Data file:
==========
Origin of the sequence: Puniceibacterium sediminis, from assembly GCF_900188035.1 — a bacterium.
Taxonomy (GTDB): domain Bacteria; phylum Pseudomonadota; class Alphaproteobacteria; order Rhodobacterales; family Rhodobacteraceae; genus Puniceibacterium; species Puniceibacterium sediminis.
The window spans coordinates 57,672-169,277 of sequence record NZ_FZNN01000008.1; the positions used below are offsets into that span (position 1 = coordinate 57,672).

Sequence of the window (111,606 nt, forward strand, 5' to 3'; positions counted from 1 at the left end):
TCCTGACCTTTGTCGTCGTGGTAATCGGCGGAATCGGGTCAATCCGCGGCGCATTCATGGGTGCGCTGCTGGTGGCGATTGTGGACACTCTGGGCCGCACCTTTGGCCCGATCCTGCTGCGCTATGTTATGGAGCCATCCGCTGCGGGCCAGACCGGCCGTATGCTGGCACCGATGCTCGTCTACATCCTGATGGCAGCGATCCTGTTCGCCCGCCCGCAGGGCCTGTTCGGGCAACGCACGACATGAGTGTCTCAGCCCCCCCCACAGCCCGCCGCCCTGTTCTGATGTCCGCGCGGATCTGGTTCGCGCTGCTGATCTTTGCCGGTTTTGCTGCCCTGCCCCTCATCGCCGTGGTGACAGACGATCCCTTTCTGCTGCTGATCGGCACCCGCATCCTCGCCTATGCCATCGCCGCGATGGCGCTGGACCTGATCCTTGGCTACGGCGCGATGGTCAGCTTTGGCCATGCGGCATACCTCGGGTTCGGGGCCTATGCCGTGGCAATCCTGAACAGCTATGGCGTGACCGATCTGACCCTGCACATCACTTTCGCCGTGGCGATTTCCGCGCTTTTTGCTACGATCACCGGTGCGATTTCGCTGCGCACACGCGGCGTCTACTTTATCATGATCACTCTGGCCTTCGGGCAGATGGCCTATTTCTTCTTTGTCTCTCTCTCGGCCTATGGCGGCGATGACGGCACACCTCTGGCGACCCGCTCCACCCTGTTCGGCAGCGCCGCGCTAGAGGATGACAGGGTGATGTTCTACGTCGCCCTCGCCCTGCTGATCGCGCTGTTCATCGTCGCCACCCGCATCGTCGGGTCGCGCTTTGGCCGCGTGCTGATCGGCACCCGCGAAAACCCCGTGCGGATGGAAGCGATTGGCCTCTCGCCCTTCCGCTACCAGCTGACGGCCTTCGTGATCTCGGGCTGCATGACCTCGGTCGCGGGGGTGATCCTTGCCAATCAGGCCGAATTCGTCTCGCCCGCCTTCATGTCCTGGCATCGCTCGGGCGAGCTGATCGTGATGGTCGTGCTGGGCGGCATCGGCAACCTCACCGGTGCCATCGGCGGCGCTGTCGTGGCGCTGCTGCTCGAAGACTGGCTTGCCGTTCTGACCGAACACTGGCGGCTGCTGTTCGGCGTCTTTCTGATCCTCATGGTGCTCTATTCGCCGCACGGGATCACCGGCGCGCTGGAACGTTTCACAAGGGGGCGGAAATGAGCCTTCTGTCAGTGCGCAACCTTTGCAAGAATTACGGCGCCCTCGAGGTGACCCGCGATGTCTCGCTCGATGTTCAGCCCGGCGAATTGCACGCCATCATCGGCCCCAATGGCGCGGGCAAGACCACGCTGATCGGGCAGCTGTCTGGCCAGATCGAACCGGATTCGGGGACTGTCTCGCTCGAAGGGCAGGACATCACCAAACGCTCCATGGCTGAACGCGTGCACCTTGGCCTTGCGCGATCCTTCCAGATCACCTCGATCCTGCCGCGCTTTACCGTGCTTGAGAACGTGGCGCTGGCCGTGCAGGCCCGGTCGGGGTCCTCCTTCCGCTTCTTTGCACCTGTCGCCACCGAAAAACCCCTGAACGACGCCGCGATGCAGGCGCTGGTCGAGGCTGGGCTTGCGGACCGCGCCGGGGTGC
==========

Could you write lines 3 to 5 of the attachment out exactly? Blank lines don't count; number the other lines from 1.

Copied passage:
The window spans coordinates 57,672-169,277 of sequence record NZ_FZNN01000008.1; the positions used below are offsets into that span (position 1 = coordinate 57,672).

Sequence of the window (111,606 nt, forward strand, 5' to 3'; positions counted from 1 at the left end):
TCCTGACCTTTGTCGTCGTGGTAATCGGCGGAATCGGGTCAATCCGCGGCGCATTCATGGGTGCGCTGCTGGTGGCGATTGTGGACACTCTGGGCCGCACCTTTGGCCCGATCCTGCTGCGCTATGTTATGGAGCCATCCGCTGCGGGCCAGACCGGCCGTATGCTGGCACCGATGCTCGTCTACATCCTGATGGCAGCGATCCTGTTCGCCCGCCCGCAGGGCCTGTTCGGGCAACGCACGACATGAGTGTCTCAGCCCCCCCCACAGCCCGCCGCCCTGTTCTGATGTCCGCGCGGATCTGGTTCGCGCTGCTGATCTTTGCCGGTTTTGCTGCCCTGCCCCTCATCGCCGTGGTGACAGACGATCCCTTTCTGCTGCTGATCGGCACCCGCATCCTCGCCTATGCCATCGCCGCGATGGCGCTGGACCTGATCCTTGGCTACGGCGCGATGGTCAGCTTTGGCCATGCGGCATACCTCGGGTTCGGGGCCTATGCCGTGGCAATCCTGAACAGCTATGGCGTGACCGATCTGACCCTGCACATCACTTTCGCCGTGGCGATTTCCGCGCTTTTTGCTACGATCACCGGTGCGATTTCGCTGCGCACACGCGGCGTCTACTTTATCATGATCACTCTGGCCTTCGGGCAGATGGCCTATTTCTTCTTTGTCTCTCTCTCGGCCTATGGCGGCGATGACGGCACACCTCTGGCGACCCGCTCCACCCTGTTCGGCAGCGCCGCGCTAGAGGATGACAGGGTGATGTTCTACGTCGCCCTCGCCCTGCTGATCGCGCTGTTCATCGTCGCCACCCGCATCGTCGGGTCGCGCTTTGGCCGCGTGCTGATCGGCACCCGCGAAAACCCCGTGCGGATGGAAGCGATTGGCCTCTCGCCCTTCCGCTACCAGCTGACGGCCTTCGTGATCTCGGGCTGCATGACCTCGGTCGCGGGGGTGATCCTTGCCAATCAGGCCGAATTCGTCTCGCCCGCCTTCATGTCCTGGCATCGCTCGGGCGAGCTGATCGTGATGGTCGTGCTGGGCGGCATCGGCAACCTCACCGGTGCCATCGGCGGCGCTGTCGTGGCGCTGCTGCTCGAAGACTGGCTTGCCGTTCTGACCGAACACTGGCGGCTGCTGTTCGGCGTCTTTCTGATCCTCATGGTGCTCTATTCGCCGCACGGGATCACCGGCGCGCTGGAACGTTTCACAAGGGGGCGGAAATGAGCCTTCTGTCAGTGCGCAACCTTTGCAAGAATTACGGCGCCCTCGAGGTGACCCGCGATGTCTCGCTCGATGTTCAGCCCGGCGAATTGCACGCCATCATCGGCCCCAATGGCGCGGGCAAGACCACGCTGATCGGGCAGCTGTCTGGCCAGATCGAACCGGATTCGGGGACTGTCTCGCTCGAAGGGCAGGACATCACCAAACGCTCCATGGCTGAACGCGTGCACCTTGGCCTTGCGCGATCCTTCCAGATCACCTCGATCCTGCCGCGCTTTACCGTGCTTGAGAACGTGGCGCTGGCCGTGCAGGCCCGGTCGGGGTCCTCCTTCCGCTTCTTTGCACCTGTCGCCACCGAAAAACCCCTGAACGACGCCGCGATGCAGGCGCTGGTCGAGGCTGGGCTTGCGGACCGCGCCGGGGTGC